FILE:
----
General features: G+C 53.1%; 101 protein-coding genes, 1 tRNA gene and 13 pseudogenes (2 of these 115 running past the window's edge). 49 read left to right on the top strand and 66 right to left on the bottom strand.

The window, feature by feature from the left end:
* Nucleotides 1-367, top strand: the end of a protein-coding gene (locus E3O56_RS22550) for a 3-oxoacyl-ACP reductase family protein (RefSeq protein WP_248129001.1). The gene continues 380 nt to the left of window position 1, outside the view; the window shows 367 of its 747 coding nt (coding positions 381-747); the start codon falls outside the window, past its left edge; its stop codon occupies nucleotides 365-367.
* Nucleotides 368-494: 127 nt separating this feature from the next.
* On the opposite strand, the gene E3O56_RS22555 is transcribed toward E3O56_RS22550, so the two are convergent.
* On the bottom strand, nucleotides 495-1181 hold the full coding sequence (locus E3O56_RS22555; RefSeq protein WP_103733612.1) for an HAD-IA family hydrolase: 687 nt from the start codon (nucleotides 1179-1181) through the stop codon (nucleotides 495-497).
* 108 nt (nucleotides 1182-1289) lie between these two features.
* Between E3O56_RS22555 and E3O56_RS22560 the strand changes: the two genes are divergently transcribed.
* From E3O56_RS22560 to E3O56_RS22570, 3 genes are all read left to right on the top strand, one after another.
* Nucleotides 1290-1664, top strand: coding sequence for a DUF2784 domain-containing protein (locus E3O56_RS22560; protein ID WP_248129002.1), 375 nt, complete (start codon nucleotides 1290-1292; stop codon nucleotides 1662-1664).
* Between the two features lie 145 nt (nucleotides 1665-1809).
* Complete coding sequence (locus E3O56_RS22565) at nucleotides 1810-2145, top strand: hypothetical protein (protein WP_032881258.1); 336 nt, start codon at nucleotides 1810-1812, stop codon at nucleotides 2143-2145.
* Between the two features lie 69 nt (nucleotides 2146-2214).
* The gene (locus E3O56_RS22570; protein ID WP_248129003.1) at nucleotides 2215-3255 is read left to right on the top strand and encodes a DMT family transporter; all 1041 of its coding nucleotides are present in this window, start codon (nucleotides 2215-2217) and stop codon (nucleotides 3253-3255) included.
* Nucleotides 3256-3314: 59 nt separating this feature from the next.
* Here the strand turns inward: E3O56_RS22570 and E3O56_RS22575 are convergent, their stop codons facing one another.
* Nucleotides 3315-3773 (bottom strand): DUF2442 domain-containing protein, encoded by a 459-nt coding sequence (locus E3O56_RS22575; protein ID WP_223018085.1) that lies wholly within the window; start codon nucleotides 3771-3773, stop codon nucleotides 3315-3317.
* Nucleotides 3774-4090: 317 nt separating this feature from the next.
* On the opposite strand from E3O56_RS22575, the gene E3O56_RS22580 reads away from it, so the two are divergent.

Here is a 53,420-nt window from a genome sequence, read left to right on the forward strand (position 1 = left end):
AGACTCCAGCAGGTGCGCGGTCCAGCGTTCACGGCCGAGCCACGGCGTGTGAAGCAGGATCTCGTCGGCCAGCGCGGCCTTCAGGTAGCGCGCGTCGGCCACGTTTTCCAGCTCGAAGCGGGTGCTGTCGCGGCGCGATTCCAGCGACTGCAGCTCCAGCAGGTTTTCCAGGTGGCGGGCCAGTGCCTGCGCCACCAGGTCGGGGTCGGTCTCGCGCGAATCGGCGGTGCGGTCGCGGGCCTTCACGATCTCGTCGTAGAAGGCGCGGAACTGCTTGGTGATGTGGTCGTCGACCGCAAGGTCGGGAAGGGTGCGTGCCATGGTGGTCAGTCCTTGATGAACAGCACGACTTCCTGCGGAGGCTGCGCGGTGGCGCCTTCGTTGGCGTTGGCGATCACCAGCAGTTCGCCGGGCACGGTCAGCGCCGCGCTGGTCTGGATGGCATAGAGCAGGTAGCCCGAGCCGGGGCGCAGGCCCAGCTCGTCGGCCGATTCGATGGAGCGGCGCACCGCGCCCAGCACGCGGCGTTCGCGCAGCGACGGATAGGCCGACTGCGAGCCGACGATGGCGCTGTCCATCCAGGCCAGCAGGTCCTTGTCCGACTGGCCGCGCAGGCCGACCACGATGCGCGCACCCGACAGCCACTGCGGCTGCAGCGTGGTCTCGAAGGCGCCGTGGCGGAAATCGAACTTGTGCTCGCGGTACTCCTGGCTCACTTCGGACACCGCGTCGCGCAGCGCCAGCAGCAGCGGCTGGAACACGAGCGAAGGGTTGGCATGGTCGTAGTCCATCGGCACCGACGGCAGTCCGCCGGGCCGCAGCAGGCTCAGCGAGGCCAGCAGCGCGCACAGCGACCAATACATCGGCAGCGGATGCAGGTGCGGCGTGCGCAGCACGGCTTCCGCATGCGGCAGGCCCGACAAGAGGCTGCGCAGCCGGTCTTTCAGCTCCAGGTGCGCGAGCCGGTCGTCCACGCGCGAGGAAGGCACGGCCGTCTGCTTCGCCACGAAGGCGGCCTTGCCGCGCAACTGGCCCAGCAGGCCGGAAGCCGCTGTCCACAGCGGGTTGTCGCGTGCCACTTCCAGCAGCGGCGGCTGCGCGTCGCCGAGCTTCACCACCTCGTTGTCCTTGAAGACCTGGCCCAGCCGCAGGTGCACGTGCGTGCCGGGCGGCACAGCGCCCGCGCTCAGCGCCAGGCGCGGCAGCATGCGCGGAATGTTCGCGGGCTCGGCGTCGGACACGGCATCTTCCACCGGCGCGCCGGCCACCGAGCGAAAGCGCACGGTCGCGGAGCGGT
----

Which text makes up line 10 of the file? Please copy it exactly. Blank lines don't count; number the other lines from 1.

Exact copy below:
* Nucleotides 1290-1664, top strand: coding sequence for a DUF2784 domain-containing protein (locus E3O56_RS22560; protein ID WP_248129002.1), 375 nt, complete (start codon nucleotides 1290-1292; stop codon nucleotides 1662-1664).